Translations of this article are available in:
- German - External Link - courtesy of Magen Darm Grippe
Something to Think About...
Most developers don't think about individuals who are deaf when they think of web accessibility. For too many developers, web accessibility consists of adhering to a few guidelines that ensure accessibility to screen readers for the blind. On one level, this is understandable. People who are blind will have the most trouble, since the web is a visual medium... or is it?
On a basic level, the web is information. That information can be presented visually or auditorily. It can be presented in graphics, video, audio, animation, or in text. Our most common experience with web content is what we view through the portal of our web browser, which generally consists of text and graphics, but the web is much more than this. Anyone who has ever used RealPlayer, Windows Media Player, or Quicktime knows that these programs can play video content from the web. In fact, in many cases it is unnecessary to open a browser at all. These media players are themselves browsers. They can access web-based multimedia content, and some can even display HTML content.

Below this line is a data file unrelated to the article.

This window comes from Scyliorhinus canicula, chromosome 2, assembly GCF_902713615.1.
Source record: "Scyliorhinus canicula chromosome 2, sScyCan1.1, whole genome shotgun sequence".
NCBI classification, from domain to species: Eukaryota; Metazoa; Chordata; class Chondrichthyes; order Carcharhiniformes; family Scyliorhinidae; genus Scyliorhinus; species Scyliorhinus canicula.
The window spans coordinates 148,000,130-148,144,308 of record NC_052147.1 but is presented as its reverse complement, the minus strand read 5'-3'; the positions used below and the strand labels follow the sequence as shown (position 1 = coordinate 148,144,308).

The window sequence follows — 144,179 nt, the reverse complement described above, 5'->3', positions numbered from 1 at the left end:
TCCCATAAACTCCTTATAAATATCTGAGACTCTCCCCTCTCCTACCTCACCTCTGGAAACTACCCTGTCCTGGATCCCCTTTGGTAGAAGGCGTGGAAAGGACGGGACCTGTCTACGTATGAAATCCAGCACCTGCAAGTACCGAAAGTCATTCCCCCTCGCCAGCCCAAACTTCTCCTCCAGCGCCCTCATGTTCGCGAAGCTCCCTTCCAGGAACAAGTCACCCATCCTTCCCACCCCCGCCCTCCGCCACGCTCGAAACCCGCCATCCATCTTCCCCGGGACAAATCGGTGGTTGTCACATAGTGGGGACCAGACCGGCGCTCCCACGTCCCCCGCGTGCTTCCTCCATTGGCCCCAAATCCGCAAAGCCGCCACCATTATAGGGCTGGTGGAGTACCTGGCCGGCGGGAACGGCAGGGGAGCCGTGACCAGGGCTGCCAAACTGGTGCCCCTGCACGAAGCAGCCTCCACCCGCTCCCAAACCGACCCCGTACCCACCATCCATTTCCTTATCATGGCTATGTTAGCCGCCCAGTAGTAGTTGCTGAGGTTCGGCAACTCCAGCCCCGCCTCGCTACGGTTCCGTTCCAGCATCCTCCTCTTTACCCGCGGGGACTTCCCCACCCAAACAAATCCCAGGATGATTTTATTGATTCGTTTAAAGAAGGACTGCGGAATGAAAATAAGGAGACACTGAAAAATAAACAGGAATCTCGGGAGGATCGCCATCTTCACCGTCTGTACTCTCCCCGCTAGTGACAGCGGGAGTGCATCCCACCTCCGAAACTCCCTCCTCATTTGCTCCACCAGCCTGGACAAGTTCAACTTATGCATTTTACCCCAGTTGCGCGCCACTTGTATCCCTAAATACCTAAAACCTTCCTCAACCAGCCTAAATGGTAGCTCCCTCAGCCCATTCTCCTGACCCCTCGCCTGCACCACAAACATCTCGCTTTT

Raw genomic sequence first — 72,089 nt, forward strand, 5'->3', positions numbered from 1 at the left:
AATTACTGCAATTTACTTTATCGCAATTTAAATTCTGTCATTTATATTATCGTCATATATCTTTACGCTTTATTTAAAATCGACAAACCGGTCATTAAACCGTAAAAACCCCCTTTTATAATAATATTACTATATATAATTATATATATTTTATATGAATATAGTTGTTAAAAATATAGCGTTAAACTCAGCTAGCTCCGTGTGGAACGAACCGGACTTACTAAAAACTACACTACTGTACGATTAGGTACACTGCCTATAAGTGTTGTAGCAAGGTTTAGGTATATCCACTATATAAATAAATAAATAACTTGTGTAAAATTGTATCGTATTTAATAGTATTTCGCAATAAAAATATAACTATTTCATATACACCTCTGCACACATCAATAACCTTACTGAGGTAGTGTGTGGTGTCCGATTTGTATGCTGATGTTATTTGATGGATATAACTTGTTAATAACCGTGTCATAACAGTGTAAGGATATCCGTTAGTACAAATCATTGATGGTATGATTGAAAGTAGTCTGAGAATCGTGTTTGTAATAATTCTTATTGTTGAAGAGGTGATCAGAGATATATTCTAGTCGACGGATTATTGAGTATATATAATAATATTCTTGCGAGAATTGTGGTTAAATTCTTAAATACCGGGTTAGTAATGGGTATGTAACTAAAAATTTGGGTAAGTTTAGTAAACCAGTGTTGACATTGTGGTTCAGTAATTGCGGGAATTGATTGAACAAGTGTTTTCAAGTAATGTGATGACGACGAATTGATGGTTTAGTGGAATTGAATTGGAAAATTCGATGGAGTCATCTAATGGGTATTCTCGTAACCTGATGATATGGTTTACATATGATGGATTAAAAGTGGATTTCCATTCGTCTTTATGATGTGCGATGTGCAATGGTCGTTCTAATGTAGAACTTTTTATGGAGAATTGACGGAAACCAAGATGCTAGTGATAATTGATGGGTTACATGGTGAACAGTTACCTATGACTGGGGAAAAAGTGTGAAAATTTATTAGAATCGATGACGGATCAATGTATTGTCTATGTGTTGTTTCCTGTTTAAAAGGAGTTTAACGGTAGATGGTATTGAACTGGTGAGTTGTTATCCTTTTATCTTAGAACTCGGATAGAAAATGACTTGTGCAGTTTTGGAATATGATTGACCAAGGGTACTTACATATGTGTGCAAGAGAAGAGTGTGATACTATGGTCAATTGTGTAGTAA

Take a quick look at these screen shots of pages on CNN.com and BBC.co.uk:
There are links throughout these sites that allow users to access video clips (though, in the case of CNN.com, you have to first subscribe to the service). Video, audio, and multimedia content is becoming more and more common on the web. Video content is available on most major news web sites, even some local news web sites. Unfortunately for those who are deaf, captioned audio is still almost nonexistent on the web. The tools to caption web video exist, and the concept of captioning has been around for decades. It's just a matter of doing it. Captioned web video is even required by law in some places (i.e. federal government and other web sites that fall under Section 508 of the United States).